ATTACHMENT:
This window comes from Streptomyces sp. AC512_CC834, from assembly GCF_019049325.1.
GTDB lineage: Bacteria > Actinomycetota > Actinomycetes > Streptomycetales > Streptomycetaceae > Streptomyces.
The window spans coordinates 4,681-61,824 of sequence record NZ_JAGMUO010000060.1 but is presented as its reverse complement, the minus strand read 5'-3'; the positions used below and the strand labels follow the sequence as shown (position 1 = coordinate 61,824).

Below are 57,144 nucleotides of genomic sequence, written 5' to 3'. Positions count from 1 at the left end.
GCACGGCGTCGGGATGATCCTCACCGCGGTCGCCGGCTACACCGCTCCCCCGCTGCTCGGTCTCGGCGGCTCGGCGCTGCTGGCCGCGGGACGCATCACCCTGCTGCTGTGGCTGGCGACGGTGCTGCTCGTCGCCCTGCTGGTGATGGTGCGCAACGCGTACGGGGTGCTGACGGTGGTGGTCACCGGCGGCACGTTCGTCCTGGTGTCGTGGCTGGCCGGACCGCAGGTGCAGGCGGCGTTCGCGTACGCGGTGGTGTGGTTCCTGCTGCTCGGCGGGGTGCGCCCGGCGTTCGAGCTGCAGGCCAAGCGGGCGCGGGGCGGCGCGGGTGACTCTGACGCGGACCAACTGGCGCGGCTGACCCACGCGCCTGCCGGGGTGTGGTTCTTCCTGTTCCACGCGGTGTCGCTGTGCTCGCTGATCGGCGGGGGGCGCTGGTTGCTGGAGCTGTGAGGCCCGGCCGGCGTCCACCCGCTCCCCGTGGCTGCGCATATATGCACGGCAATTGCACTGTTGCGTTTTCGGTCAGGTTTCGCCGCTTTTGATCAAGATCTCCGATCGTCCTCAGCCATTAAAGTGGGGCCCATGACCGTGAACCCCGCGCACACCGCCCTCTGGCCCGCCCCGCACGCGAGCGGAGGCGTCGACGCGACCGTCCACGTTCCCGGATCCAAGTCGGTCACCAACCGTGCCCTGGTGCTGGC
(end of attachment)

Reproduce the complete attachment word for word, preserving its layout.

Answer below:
This window comes from Streptomyces sp. AC512_CC834, from assembly GCF_019049325.1.
GTDB lineage: Bacteria > Actinomycetota > Actinomycetes > Streptomycetales > Streptomycetaceae > Streptomyces.
The window spans coordinates 4,681-61,824 of sequence record NZ_JAGMUO010000060.1 but is presented as its reverse complement, the minus strand read 5'-3'; the positions used below and the strand labels follow the sequence as shown (position 1 = coordinate 61,824).

Below are 57,144 nucleotides of genomic sequence, written 5' to 3'. Positions count from 1 at the left end.
GCACGGCGTCGGGATGATCCTCACCGCGGTCGCCGGCTACACCGCTCCCCCGCTGCTCGGTCTCGGCGGCTCGGCGCTGCTGGCCGCGGGACGCATCACCCTGCTGCTGTGGCTGGCGACGGTGCTGCTCGTCGCCCTGCTGGTGATGGTGCGCAACGCGTACGGGGTGCTGACGGTGGTGGTCACCGGCGGCACGTTCGTCCTGGTGTCGTGGCTGGCCGGACCGCAGGTGCAGGCGGCGTTCGCGTACGCGGTGGTGTGGTTCCTGCTGCTCGGCGGGGTGCGCCCGGCGTTCGAGCTGCAGGCCAAGCGGGCGCGGGGCGGCGCGGGTGACTCTGACGCGGACCAACTGGCGCGGCTGACCCACGCGCCTGCCGGGGTGTGGTTCTTCCTGTTCCACGCGGTGTCGCTGTGCTCGCTGATCGGCGGGGGGCGCTGGTTGCTGGAGCTGTGAGGCCCGGCCGGCGTCCACCCGCTCCCCGTGGCTGCGCATATATGCACGGCAATTGCACTGTTGCGTTTTCGGTCAGGTTTCGCCGCTTTTGATCAAGATCTCCGATCGTCCTCAGCCATTAAAGTGGGGCCCATGACCGTGAACCCCGCGCACACCGCCCTCTGGCCCGCCCCGCACGCGAGCGGAGGCGTCGACGCGACCGTCCACGTTCCCGGATCCAAGTCGGTCACCAACCGTGCCCTGGTGCTGGC